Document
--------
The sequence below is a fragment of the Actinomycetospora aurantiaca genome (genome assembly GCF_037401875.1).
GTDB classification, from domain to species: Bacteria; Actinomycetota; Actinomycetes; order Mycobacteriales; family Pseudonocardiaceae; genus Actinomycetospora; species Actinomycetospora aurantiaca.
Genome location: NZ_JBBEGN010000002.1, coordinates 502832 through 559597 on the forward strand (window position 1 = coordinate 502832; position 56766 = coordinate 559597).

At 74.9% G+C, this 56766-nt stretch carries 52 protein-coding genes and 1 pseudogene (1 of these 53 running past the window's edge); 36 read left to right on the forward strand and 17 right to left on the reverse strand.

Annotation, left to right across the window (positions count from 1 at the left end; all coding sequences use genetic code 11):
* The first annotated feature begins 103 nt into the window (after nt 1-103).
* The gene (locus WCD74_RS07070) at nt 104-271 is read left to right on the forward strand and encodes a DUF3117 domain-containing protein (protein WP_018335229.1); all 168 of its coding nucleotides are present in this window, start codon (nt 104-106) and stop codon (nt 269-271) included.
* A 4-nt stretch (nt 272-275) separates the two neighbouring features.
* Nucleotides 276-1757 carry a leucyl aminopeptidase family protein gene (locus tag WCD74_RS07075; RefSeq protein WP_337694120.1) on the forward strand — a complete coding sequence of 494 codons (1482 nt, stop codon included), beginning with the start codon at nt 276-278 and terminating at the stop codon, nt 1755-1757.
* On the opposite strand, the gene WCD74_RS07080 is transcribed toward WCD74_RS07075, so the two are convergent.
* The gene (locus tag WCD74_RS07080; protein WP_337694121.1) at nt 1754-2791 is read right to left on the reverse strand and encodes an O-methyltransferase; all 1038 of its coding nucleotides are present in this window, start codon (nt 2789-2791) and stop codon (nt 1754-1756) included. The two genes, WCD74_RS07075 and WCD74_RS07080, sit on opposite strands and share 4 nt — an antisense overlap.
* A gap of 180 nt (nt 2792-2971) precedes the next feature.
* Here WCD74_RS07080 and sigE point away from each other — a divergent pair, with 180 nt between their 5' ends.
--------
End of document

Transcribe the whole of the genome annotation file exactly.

The sequence below is a fragment of the Actinomycetospora aurantiaca genome (genome assembly GCF_037401875.1).
GTDB classification, from domain to species: Bacteria; Actinomycetota; Actinomycetes; order Mycobacteriales; family Pseudonocardiaceae; genus Actinomycetospora; species Actinomycetospora aurantiaca.
Genome location: NZ_JBBEGN010000002.1, coordinates 502832 through 559597 on the forward strand (window position 1 = coordinate 502832; position 56766 = coordinate 559597).

At 74.9% G+C, this 56766-nt stretch carries 52 protein-coding genes and 1 pseudogene (1 of these 53 running past the window's edge); 36 read left to right on the forward strand and 17 right to left on the reverse strand.

Annotation, left to right across the window (positions count from 1 at the left end; all coding sequences use genetic code 11):
* The first annotated feature begins 103 nt into the window (after nt 1-103).
* The gene (locus WCD74_RS07070) at nt 104-271 is read left to right on the forward strand and encodes a DUF3117 domain-containing protein (protein WP_018335229.1); all 168 of its coding nucleotides are present in this window, start codon (nt 104-106) and stop codon (nt 269-271) included.
* A 4-nt stretch (nt 272-275) separates the two neighbouring features.
* Nucleotides 276-1757 carry a leucyl aminopeptidase family protein gene (locus tag WCD74_RS07075; RefSeq protein WP_337694120.1) on the forward strand — a complete coding sequence of 494 codons (1482 nt, stop codon included), beginning with the start codon at nt 276-278 and terminating at the stop codon, nt 1755-1757.
* On the opposite strand, the gene WCD74_RS07080 is transcribed toward WCD74_RS07075, so the two are convergent.
* The gene (locus tag WCD74_RS07080; protein WP_337694121.1) at nt 1754-2791 is read right to left on the reverse strand and encodes an O-methyltransferase; all 1038 of its coding nucleotides are present in this window, start codon (nt 2789-2791) and stop codon (nt 1754-1756) included. The two genes, WCD74_RS07075 and WCD74_RS07080, sit on opposite strands and share 4 nt — an antisense overlap.
* A gap of 180 nt (nt 2792-2971) precedes the next feature.
* Here WCD74_RS07080 and sigE point away from each other — a divergent pair, with 180 nt between their 5' ends.